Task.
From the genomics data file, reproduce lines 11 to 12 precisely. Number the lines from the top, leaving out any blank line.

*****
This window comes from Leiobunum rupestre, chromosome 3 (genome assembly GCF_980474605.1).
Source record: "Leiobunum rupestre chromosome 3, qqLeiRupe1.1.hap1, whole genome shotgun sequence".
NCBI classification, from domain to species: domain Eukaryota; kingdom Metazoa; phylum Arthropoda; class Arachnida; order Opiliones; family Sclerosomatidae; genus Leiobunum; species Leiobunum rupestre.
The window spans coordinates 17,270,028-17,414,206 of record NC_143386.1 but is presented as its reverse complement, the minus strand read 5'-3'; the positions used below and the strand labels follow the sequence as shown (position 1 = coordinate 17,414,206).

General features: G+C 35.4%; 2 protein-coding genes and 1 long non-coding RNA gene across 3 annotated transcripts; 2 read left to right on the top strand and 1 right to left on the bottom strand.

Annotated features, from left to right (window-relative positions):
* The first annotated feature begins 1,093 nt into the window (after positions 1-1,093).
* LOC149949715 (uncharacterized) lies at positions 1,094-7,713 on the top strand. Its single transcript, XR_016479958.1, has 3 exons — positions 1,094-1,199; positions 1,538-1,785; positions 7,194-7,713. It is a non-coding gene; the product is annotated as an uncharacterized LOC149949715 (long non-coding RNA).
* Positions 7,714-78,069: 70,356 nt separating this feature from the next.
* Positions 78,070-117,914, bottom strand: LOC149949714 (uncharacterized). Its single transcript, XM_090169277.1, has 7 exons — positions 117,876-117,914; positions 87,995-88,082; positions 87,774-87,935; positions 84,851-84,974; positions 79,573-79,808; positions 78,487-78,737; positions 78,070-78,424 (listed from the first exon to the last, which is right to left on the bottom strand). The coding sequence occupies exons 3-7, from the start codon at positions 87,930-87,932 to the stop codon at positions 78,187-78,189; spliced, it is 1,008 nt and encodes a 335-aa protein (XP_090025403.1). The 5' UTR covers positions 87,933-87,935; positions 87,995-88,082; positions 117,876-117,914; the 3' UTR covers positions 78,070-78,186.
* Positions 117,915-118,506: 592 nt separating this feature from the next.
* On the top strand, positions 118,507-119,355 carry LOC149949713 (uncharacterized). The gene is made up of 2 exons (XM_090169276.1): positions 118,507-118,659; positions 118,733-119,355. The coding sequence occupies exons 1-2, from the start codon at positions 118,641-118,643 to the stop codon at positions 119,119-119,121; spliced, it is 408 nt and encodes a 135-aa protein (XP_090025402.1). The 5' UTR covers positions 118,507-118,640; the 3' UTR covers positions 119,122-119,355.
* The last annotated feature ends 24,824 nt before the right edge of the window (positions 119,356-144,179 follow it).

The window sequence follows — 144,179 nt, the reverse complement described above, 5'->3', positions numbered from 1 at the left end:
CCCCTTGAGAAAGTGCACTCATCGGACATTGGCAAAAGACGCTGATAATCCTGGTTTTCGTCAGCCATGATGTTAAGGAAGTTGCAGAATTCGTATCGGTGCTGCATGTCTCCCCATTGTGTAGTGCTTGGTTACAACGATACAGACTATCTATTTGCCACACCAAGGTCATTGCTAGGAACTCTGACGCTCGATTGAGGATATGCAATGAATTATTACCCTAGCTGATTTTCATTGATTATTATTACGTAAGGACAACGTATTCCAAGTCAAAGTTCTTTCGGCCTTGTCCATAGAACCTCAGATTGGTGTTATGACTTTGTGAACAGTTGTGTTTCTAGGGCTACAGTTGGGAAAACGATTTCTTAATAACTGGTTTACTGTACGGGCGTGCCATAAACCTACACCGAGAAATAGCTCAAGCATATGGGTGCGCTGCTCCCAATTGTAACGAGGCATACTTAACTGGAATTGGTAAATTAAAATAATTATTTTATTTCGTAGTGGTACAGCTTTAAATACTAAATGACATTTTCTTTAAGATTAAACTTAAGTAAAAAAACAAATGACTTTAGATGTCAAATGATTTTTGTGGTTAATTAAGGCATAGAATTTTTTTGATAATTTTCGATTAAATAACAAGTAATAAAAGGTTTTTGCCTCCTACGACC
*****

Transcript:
* Positions 117,915-118,506: 592 nt separating this feature from the next.
* On the top strand, positions 118,507-119,355 carry LOC149949713 (uncharacterized). The gene is made up of 2 exons (XM_090169276.1): positions 118,507-118,659; positions 118,733-119,355. The coding sequence occupies exons 1-2, from the start codon at positions 118,641-118,643 to the stop codon at positions 119,119-119,121; spliced, it is 408 nt and encodes a 135-aa protein (XP_090025402.1). The 5' UTR covers positions 118,507-118,640; the 3' UTR covers positions 119,122-119,355.